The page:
NSW has gone down the road of installing purpose-designed reef systems.
One of the new reefs is off Port Macquarie.
Here’s the link to NSW Government’s page about the reef.
It was installed in February 2016, with 20 concrete modules each weighing 23 tonnes, each more than 5m tall.
The modules were constructed in Newcastle and loaded onto a barge, which was towed to the artificial reef site.
Each module was “expertly placed” on the ocean floor at a depth of approximately 46m, 6.3km off the coast.
Custom-built systems are possibly the best approach to reef-making, but it is also the top-dollar approach.
While NSW is doing a great job, I don’t agree with their departmental knocking of “junk” reefs.
Junk reefs have been hugely successful.
Steel boat hulls such as scuttled trawlers, oil rig tenders, unwanted concrete culverts and yacht hulls and the like, have been a great success around the world.
In Australia, nowhere have junk reefs done better than in the Northern Territory.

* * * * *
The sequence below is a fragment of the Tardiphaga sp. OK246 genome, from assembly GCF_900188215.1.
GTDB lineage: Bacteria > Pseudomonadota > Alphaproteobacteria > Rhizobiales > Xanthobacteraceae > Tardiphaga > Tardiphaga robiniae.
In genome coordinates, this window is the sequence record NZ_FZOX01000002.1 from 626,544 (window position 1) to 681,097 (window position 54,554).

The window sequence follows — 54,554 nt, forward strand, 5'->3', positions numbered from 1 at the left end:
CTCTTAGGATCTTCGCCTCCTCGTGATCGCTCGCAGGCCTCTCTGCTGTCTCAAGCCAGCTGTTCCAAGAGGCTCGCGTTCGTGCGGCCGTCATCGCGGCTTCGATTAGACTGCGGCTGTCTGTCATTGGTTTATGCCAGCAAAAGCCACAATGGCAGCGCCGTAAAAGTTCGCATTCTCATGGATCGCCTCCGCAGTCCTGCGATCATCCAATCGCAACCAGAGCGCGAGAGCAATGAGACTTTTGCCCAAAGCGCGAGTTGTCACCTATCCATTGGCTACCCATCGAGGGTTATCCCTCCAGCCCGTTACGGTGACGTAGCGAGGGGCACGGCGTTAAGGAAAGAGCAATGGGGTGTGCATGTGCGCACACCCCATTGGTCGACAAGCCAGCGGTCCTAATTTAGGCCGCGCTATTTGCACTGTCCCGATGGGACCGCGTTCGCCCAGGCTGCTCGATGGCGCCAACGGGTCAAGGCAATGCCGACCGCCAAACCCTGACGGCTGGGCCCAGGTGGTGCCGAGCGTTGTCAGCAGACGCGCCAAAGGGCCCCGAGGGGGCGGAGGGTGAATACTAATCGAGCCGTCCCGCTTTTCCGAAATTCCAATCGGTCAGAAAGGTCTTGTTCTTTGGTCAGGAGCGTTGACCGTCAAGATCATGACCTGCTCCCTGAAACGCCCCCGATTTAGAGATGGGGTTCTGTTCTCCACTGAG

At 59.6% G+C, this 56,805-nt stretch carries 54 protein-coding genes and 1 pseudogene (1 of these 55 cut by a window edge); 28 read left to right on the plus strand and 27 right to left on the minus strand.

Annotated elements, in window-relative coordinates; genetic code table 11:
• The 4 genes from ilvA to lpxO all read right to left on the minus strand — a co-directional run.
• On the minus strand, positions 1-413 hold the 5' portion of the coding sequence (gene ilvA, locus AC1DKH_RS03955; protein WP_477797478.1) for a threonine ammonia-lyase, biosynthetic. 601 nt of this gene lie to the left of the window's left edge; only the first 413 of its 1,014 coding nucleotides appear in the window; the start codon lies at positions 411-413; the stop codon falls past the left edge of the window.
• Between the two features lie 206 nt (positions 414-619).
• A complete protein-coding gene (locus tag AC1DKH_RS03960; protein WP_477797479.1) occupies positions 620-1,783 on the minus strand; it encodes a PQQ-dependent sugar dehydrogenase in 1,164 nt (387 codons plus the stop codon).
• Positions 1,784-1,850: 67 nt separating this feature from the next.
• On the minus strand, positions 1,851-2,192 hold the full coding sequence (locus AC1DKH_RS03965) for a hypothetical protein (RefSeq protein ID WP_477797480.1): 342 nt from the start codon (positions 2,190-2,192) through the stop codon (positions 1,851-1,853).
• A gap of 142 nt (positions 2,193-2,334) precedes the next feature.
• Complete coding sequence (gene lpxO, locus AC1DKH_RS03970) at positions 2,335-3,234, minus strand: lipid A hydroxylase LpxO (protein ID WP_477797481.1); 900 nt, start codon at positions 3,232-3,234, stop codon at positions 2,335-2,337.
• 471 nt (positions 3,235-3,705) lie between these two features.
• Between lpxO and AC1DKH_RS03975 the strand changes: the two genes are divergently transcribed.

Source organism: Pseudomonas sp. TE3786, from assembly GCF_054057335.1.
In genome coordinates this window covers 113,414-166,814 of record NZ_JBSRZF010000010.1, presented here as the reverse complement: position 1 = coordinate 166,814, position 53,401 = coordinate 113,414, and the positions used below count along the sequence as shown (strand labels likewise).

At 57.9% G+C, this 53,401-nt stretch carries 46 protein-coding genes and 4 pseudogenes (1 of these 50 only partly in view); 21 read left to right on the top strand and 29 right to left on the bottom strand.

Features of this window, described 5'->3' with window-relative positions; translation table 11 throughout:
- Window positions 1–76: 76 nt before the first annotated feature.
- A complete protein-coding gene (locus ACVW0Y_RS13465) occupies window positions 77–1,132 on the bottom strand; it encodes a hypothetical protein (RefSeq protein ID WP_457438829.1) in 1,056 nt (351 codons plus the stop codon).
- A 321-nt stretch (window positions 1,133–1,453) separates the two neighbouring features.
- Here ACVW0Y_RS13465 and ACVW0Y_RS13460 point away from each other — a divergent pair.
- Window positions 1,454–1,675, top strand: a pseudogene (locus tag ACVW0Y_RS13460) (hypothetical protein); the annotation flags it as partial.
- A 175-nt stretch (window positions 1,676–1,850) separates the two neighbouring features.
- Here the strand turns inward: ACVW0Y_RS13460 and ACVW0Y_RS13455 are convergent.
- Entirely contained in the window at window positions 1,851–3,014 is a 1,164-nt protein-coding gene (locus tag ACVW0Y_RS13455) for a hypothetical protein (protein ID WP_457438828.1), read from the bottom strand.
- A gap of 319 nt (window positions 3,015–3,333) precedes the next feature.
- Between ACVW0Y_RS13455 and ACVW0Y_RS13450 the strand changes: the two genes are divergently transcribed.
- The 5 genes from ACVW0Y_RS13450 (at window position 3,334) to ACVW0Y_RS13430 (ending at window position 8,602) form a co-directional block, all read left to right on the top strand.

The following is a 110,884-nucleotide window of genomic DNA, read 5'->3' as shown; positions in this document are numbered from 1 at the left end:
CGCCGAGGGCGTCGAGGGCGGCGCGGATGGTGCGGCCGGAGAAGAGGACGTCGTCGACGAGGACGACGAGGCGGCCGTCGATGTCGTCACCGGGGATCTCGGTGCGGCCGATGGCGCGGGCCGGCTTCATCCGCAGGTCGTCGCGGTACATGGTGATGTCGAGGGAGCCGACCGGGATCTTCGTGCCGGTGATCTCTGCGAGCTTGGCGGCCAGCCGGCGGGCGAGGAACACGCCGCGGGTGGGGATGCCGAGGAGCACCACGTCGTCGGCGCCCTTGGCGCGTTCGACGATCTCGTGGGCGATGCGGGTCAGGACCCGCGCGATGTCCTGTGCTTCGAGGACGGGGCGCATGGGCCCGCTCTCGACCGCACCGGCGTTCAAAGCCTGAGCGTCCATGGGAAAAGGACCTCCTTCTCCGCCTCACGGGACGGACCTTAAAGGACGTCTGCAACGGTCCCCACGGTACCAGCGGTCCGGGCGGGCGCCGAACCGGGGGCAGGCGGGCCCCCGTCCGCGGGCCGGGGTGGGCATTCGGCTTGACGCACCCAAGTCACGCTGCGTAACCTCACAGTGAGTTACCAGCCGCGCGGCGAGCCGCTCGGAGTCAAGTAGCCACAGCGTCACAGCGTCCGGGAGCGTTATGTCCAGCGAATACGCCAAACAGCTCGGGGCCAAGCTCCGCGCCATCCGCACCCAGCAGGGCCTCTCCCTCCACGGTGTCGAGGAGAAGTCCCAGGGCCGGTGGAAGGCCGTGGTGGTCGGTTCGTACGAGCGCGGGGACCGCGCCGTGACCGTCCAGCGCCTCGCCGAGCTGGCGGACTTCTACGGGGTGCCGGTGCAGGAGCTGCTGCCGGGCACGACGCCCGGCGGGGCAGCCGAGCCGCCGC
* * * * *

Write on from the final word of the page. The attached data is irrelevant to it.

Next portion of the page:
The NT has used scuttled hulls, mooring anchors, concrete culverts, bus stops, concrete pipes, and old mining gear.
One of the best NT reefs is an old bottlewashing machine.
History has shown that some types of junk are unsuitable for reefs, eg tyres. And some items – eg car bodies – don’t last long.
Otherwise, junk reefs can be cheap and effective.
The junk needs a clean-up, and then must be installed in a suitable area.
It’s not that hard to do.
In some cases NT reefs have been sunk by volunteers, working with government approvals.
Obsolete warships sunk around Australia for divers are, by definition, junk reefs. They have worked well.
The Port Macquarie reef is already fishing well.
Great work boys.
But no excuse to be knocking junk reefs.